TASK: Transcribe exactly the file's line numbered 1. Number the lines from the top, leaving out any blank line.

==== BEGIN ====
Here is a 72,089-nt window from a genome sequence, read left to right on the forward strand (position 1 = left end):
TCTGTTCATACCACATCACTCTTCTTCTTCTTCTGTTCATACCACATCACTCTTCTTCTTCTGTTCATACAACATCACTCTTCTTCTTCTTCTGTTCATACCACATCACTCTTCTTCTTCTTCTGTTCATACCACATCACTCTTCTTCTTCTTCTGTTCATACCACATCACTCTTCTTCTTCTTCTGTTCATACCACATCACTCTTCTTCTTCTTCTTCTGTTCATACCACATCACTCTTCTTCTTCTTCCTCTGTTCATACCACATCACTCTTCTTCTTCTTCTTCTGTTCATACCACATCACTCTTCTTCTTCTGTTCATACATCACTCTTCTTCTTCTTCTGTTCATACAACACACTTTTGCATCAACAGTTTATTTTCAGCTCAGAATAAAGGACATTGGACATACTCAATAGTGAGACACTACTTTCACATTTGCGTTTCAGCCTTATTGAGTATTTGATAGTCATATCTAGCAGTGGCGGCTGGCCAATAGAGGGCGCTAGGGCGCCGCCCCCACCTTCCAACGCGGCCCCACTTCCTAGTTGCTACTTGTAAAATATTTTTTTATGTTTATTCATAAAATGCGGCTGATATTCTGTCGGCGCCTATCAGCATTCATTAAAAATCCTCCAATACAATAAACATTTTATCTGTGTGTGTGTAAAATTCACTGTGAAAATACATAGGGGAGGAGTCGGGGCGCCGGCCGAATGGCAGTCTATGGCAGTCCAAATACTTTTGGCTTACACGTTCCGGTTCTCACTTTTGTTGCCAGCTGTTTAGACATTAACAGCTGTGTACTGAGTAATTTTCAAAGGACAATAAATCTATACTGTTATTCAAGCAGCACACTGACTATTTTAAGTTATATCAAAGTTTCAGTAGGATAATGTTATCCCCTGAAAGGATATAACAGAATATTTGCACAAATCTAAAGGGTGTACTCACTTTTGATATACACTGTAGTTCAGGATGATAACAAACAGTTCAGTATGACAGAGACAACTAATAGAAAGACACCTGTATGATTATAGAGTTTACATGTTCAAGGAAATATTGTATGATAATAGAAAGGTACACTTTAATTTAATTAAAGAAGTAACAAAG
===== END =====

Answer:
Here is a 72,089-nt window from a genome sequence, read left to right on the forward strand (position 1 = left end):